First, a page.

Bill Meyers, right, and his son, William "J.R." Meyers Jr., arrived at Honolulu Airport from Maui yesterday. Meyers will receive a kidney transplanted from his son.

Maui man
gets gift of life
from his son

Soldier J.R. Myers leaves duty
in Iraq to donate his kidney

Spc. 4 William "J.R." Myers Jr. left his Arizona Army National Guard unit in Iraq to give his dad a belated Father's Day present: a healthy kidney.

"It's not often your son gives you the gift of life," said Kahului resident Bill Myers, 58.

J.R. Myers, a turret gunner with the 189th Command Support Battalion, did not want his dad to suffer any longer from end-stage renal disease.

"I wasn't going to wait for someone else to come along," he said. As it turned out, he was a match.

"I wanted him to be there to watch his grandson grow up and the rest of his sons grow up," said the 22-year-old Myers, whose 4-month-old son, Jordan, saw his grandfather for the first time.

J.R. and Bill Myers arrived in Honolulu from Maui last night to prepare for the transplant operation Friday at St. Francis Medical Center.

J.R. found it hard to leave his fellow soldiers, who are still in Baghdad, Iraq, May 16, after more than two months of fighting and peacekeeping duties, but he believed family was more important.

The younger Myers said after the surgery, he will be unable to be deployed in hostile situations or go overseas to fight in a war, but will still be able to perform in state missions in case of national disasters.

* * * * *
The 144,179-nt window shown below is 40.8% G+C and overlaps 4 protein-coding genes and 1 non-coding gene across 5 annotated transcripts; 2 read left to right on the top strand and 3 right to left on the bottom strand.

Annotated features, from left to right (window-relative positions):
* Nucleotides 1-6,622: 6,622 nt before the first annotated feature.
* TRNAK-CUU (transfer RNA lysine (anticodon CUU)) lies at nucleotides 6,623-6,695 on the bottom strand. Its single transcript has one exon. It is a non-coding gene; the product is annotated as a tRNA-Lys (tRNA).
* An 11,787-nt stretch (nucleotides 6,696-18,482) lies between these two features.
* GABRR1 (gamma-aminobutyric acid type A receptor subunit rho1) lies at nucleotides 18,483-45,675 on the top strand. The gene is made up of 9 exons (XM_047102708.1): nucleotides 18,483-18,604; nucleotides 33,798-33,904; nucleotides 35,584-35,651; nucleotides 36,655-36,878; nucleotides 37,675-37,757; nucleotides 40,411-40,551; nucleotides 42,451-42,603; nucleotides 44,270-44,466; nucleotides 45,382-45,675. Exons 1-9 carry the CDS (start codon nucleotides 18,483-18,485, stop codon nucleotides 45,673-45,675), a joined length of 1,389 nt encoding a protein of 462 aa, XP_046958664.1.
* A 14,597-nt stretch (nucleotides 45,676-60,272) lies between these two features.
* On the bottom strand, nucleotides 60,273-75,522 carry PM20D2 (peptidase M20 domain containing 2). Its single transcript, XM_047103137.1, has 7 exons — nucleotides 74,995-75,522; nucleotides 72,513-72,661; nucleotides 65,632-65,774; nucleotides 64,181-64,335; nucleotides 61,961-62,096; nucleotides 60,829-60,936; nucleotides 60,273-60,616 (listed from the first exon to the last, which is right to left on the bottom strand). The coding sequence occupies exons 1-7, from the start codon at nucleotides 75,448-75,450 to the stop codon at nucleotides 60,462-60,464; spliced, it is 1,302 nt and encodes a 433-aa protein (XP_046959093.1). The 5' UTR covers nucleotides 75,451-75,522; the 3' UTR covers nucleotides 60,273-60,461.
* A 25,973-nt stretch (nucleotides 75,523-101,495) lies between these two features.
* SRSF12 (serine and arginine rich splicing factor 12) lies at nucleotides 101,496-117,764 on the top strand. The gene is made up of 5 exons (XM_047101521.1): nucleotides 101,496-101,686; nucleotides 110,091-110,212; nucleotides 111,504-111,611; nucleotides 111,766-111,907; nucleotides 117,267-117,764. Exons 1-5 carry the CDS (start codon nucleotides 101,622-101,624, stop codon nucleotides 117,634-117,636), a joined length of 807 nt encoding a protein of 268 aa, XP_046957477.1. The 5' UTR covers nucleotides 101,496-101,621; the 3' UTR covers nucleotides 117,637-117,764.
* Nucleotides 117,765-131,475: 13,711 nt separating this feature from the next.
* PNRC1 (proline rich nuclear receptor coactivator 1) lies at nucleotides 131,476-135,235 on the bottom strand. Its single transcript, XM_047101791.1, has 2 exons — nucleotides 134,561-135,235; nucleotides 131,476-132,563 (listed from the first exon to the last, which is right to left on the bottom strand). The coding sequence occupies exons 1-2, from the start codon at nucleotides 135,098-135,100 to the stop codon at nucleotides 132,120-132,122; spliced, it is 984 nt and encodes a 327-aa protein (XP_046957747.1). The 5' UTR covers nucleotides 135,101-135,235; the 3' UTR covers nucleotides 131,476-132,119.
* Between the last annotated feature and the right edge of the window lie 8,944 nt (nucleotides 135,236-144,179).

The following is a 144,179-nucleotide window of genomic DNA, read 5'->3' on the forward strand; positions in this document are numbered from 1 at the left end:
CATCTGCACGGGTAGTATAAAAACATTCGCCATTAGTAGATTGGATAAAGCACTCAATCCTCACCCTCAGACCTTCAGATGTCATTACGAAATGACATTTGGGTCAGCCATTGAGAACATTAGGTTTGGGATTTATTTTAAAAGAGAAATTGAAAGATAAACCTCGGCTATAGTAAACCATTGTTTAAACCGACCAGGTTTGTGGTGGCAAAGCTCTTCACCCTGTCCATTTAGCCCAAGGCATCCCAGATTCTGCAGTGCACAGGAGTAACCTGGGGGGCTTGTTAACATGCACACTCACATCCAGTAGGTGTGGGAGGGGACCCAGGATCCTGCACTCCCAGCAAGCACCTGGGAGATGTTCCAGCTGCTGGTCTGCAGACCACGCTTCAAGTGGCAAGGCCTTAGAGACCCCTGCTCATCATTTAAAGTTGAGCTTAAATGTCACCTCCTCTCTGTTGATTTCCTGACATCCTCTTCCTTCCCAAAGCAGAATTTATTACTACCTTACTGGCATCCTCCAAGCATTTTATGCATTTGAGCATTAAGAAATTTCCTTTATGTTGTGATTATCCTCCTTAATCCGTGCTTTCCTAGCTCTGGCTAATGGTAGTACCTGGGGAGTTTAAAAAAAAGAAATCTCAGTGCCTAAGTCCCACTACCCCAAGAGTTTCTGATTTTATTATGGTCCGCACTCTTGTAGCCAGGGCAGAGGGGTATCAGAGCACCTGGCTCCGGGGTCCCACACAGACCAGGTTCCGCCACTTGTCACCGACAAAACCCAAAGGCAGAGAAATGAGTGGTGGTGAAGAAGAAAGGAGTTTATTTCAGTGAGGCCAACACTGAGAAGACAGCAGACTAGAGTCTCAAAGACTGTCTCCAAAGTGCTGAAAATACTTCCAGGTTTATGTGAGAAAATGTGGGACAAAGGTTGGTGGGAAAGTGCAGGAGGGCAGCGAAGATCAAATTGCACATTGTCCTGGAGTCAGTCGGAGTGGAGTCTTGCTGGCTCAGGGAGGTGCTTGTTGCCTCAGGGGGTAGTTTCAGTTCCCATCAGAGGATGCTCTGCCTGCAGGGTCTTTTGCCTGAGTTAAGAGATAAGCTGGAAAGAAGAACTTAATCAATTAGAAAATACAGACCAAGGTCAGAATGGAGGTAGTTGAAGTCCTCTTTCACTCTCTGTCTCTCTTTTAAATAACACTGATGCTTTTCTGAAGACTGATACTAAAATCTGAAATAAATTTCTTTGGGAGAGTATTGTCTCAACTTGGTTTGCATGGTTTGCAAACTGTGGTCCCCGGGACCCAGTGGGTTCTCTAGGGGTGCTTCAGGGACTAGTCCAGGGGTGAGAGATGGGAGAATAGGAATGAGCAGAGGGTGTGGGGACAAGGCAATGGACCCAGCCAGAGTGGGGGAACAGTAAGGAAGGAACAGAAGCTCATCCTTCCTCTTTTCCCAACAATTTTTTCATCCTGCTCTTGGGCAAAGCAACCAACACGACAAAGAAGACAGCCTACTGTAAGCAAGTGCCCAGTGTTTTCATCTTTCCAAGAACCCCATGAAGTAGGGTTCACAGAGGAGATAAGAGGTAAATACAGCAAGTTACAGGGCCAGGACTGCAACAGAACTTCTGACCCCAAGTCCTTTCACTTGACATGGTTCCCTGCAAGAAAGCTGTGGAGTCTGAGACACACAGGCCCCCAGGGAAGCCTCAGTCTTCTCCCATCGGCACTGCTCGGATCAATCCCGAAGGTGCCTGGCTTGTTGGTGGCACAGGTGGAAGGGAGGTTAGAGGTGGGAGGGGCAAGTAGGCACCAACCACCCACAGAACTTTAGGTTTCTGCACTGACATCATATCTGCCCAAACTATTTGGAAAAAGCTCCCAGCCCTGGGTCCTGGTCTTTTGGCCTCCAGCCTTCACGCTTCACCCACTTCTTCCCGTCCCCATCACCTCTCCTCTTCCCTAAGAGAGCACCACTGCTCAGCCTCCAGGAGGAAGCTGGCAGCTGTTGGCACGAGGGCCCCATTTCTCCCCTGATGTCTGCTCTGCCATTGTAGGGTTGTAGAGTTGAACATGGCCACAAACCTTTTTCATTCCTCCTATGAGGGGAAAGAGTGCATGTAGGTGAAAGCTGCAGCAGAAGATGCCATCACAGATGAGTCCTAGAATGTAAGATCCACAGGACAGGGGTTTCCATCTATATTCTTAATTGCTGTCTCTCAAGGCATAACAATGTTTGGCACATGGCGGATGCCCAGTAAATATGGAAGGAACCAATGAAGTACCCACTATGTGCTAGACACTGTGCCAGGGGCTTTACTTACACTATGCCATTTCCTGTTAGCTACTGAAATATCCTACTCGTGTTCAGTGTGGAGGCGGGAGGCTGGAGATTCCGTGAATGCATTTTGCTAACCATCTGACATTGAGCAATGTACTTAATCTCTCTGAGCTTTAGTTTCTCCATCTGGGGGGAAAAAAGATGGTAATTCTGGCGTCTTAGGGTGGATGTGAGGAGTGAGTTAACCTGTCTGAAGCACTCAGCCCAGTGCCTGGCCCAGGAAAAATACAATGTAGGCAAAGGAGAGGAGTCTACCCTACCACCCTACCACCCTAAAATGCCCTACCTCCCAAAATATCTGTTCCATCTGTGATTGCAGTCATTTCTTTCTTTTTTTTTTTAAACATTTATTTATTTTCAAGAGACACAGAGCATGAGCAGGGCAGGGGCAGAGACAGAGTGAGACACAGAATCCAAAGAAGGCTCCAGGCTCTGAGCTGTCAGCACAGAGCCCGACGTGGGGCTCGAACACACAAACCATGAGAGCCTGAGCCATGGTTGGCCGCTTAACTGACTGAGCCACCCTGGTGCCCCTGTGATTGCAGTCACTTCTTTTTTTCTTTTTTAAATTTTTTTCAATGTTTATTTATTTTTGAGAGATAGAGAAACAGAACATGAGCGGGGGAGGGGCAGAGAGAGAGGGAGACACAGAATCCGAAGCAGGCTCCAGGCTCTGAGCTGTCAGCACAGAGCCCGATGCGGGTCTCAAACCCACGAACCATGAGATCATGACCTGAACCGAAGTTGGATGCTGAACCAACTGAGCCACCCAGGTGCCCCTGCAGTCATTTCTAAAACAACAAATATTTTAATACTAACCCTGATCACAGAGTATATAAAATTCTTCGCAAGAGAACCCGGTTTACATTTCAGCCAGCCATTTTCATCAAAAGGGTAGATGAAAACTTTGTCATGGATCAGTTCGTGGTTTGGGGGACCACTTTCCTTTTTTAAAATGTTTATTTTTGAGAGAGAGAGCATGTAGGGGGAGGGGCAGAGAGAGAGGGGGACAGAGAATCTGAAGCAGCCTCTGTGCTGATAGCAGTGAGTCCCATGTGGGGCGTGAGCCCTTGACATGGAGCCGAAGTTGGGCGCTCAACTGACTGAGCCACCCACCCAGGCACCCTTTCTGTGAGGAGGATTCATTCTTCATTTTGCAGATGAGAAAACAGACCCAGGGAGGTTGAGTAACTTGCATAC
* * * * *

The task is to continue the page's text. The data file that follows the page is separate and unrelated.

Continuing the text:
Bill Myers initially was reluctant to accept such a gift from his eldest son.

Bill Myers said: "He's got a full life ahead. He's got a wife and kids.

"He said: 'You're my dad. I love you. I want to take care of you.' He said, 'If I'm a match, you can't tell me what to do; I'm going to give.'"

Bill Myers reconsidered as his health began to deteriorate and his doctor assured him many donors get along fine with just one kidney.

Bill Myers, a Wackenhut Security branch manager and retired Maui police captain, had kept silent for months about suffering from end-stage renal, the disease caused by untreated hypertension.

Heavy nosebleeds while umpiring the state high school baseball championships in May last year tipped him off that something was wrong.

But in January, Myers' health started to go downhill, so he first told his 16-year-old son, Wade, who lives at home.

Wade called his older brother, J.R., with the news in January before he was deployed. J.R., a deputy sheriff in Arizona, phoned his father.

"He said, 'I'll give you mine,'" Bill Myers said. "He was very adamant about it."

When others heard, several friends and family came forward to donate, but Bill Myers' siblings were too old to be considered donors.

Bill Myers hopes to return to an active life once again as a baseball umpire.

Bill Myers had the options of submitting to two types of dialysis, a three-day-a-week, four-hour procedure or the transplant, according to St. Francis transplant coordinator Cathy Bailey.


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